The net result is that the EMU service PMI was revised to 54.7 from 55.0 seen in the flash report.  The composite was shaved to  55.1 from 55.2, which is also where it stood in March.  To put this in perspective, consider that the composite averaged 57.0 in Q1 18 and 57.2 in Q4 17.  It is the lowest since January 2017.  

The Reserve Bank of Australia lifted its core inflation forecast and signaled that while rate would eventually need to increase, it did not anticipate doing so in the near-term, which the market suspects means late this year at the earliest, and more likely next year.  The inflation forecast was lifted to 2.0%, the lower end of the central bank’s 2%-3% range, from 1.75%, and where core inflation stood in Q1.   The RBA did not project another increase in core inflation until 2020, when it is seen at 2.25%. 

The Australian dollar initially rallied on the news.  It reached $0.7560, a four-day high but met a wall of sellers and fell back below $0.7520.   Support is seen in the $0.7480-$0.7500 area. 

More broadly, the US dollar is firmer against all the major currencies, but the yen today.  Japanese markets were closed.  Three times this week, the market tried in vain to push the greenback above JPY110.  It broke down a big figure yesterday, and it continued to find light demand around JPY109.  The euro is consolidating its third consecutive weekly decline and has been confined to yesterday’s range.  The break of the $1.1930-$1.2030 range will set the near-term tone.  Sterling returned to yesterday’s low near $1.3540 where it seems to have found a bid in mid-morning in London, though a break could signal another cent decline.  

Asian equities remain heavy, and this is picking up the fact that emerging markets have fallen out of favor. The MSCI Asia Pacific Index, excluding Japan, was off for a fourth session, and its third consecutive weekly fall.  It has now weakened in six of the last seven weeks, which is the same as the MSCI Emerging Markets Index.  In stark contrast, the Dow Jones Stoxx 600 has been alternating between advancing and declining this week, but it is up about 0.2% to extend its streak to a sixth consecutive weekly advance, the longest run in three years.  

The bond markets are quiet.  The US 10-year yield is hovering around 2.95%, while European bond yields are mostly slightly firmer, though Gilts are following the US lead and yields are a little softer.  For the week as a whole, benchmark yields were  2-4 bp lower.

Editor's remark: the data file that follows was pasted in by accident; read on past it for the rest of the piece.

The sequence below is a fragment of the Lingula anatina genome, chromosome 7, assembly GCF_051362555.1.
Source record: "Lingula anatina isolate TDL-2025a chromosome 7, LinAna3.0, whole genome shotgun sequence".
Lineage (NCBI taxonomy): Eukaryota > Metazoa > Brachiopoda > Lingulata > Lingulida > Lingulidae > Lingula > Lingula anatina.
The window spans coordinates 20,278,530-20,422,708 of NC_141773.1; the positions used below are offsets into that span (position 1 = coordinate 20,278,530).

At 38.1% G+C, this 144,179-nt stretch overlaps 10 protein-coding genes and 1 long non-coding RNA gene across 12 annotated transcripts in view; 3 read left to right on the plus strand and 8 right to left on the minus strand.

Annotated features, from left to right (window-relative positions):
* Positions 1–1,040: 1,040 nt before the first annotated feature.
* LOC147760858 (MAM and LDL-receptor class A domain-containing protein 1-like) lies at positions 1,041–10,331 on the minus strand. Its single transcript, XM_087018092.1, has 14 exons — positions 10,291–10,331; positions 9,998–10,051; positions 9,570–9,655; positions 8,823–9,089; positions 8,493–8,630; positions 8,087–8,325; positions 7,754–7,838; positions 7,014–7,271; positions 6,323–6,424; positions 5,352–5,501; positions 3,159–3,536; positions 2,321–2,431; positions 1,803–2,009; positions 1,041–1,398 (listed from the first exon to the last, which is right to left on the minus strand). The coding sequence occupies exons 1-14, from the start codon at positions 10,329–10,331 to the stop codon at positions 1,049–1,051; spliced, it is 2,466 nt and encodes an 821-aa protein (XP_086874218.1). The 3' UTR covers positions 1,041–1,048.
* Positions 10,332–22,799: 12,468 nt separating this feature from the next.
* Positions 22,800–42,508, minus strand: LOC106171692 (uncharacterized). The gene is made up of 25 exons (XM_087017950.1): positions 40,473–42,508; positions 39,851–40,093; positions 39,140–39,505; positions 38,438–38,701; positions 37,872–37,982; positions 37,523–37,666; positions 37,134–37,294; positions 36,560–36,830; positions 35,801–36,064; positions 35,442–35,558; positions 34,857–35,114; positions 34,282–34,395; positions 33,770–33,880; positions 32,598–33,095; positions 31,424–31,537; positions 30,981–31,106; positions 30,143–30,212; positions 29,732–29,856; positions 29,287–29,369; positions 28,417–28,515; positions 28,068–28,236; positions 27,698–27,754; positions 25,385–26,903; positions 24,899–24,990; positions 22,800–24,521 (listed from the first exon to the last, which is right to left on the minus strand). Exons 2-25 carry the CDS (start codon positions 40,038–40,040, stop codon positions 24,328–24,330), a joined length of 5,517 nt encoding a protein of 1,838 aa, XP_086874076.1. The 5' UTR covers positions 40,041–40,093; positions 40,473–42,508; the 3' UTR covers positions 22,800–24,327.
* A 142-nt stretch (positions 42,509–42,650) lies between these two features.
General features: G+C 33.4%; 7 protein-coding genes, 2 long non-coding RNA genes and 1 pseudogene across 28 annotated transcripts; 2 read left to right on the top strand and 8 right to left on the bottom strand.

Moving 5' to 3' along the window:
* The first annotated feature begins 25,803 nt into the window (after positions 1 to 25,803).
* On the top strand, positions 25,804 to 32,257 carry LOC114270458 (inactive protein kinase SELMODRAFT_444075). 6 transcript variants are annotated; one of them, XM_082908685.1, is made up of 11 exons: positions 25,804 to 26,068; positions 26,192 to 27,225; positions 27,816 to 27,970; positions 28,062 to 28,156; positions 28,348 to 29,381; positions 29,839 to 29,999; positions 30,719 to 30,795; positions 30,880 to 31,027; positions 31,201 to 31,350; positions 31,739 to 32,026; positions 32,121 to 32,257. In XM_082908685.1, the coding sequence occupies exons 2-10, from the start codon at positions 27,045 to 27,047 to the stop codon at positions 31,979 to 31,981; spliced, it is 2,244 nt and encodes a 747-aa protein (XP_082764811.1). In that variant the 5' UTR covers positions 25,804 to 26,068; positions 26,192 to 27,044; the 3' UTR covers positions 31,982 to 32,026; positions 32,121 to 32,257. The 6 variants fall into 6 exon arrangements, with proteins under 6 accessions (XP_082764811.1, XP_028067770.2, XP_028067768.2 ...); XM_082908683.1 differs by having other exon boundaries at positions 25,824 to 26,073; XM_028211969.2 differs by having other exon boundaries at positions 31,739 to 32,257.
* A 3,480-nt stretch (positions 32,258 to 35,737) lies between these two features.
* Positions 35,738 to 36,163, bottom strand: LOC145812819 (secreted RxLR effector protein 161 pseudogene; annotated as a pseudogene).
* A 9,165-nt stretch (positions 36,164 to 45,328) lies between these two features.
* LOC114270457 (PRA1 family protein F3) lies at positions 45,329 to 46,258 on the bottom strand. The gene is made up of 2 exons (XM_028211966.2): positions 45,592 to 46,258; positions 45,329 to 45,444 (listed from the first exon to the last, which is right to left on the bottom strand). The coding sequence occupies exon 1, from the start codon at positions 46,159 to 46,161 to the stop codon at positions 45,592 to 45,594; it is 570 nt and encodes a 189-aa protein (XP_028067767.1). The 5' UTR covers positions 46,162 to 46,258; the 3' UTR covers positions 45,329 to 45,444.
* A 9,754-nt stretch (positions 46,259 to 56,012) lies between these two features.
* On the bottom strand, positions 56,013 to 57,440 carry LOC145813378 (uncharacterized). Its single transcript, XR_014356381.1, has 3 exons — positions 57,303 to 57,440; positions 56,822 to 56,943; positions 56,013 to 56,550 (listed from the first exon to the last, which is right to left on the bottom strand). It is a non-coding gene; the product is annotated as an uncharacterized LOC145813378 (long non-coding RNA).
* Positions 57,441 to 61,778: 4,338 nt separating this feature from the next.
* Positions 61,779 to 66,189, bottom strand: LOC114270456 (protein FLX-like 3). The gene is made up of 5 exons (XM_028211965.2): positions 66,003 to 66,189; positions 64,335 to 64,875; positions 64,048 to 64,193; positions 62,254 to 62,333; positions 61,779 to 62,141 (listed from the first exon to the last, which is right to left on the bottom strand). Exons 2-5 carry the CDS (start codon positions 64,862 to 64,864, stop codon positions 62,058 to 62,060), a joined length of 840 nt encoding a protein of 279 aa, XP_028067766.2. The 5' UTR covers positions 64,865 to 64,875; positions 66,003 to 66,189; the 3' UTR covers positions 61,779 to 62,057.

Lastly, we note that the US-China trade talks have ended.  Treasury Secretary Mnuchin had indicated that the talks were going “very good,” but in the end, no significant agreement was reached.  Previously the Trump Administration signaled it wanted China to reduce its bilateral trade surplus with the US by $100 bln, which by the US reckoning was more than a 25% reduction.  By China’s accounting, it was more than a third.  Now press reports indicate during its visit, the US Administration sought a $200 bln reduction by 2020.   

It is not clear what the next step will be, though we suspect the need to prepare for more trade conflict with China, will encourage the US to reach a deal on NAFTA soon.  Talks will resume next week.   Here the US demand linking pay (large parts of a car are to be made with labor costing at least $16 an hour) and domestic content will need a long time to be implemented or it may decimate auto production in Mexico.  Mexican figures show auto production workers earning about $6 an hour and parts markers, half as much.  

The dollar has risen broadly in recent weeks, and the Chinese yuan is no exception.  This is the third consecutive week that yuan has fallen, and it has depreciated in four of the last five weeks.  This puts the dollar at the upper end of a three-month trading range.  Still, the yuan is among the strongest of the Asian currencies over the past month, off a little less than 1%, and stronger than all the majors, but the Canadian dollar.  This means that the yuan has strengthened against its basket.  Although the yuan has depreciated against the dollar, we do not see it as a sign that China is using the foreign exchange market to express its displeasure with the US provocations.